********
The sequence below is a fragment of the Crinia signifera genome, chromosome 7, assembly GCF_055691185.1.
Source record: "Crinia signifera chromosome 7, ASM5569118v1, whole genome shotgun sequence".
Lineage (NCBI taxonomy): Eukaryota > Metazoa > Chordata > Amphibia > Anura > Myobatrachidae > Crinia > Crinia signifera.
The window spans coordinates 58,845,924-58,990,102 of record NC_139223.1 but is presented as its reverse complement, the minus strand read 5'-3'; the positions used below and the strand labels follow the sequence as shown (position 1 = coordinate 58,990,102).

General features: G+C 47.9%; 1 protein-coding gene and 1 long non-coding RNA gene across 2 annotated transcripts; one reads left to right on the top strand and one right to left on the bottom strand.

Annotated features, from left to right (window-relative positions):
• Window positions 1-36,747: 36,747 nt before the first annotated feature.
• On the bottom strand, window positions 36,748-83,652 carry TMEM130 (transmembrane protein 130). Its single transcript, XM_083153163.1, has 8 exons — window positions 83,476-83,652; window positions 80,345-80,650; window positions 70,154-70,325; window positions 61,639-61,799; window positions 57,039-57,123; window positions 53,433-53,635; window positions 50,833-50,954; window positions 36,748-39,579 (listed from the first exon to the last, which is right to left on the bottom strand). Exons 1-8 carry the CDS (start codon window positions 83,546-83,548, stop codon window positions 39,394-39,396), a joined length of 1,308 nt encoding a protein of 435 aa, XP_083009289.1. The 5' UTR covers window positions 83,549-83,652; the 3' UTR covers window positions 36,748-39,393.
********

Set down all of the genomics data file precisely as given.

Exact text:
The sequence below is a fragment of the Crinia signifera genome, chromosome 7, assembly GCF_055691185.1.
Source record: "Crinia signifera chromosome 7, ASM5569118v1, whole genome shotgun sequence".
Lineage (NCBI taxonomy): Eukaryota > Metazoa > Chordata > Amphibia > Anura > Myobatrachidae > Crinia > Crinia signifera.
The window spans coordinates 58,845,924-58,990,102 of record NC_139223.1 but is presented as its reverse complement, the minus strand read 5'-3'; the positions used below and the strand labels follow the sequence as shown (position 1 = coordinate 58,990,102).

General features: G+C 47.9%; 1 protein-coding gene and 1 long non-coding RNA gene across 2 annotated transcripts; one reads left to right on the top strand and one right to left on the bottom strand.

Annotated features, from left to right (window-relative positions):
• Window positions 1-36,747: 36,747 nt before the first annotated feature.
• On the bottom strand, window positions 36,748-83,652 carry TMEM130 (transmembrane protein 130). Its single transcript, XM_083153163.1, has 8 exons — window positions 83,476-83,652; window positions 80,345-80,650; window positions 70,154-70,325; window positions 61,639-61,799; window positions 57,039-57,123; window positions 53,433-53,635; window positions 50,833-50,954; window positions 36,748-39,579 (listed from the first exon to the last, which is right to left on the bottom strand). Exons 1-8 carry the CDS (start codon window positions 83,546-83,548, stop codon window positions 39,394-39,396), a joined length of 1,308 nt encoding a protein of 435 aa, XP_083009289.1. The 5' UTR covers window positions 83,549-83,652; the 3' UTR covers window positions 36,748-39,393.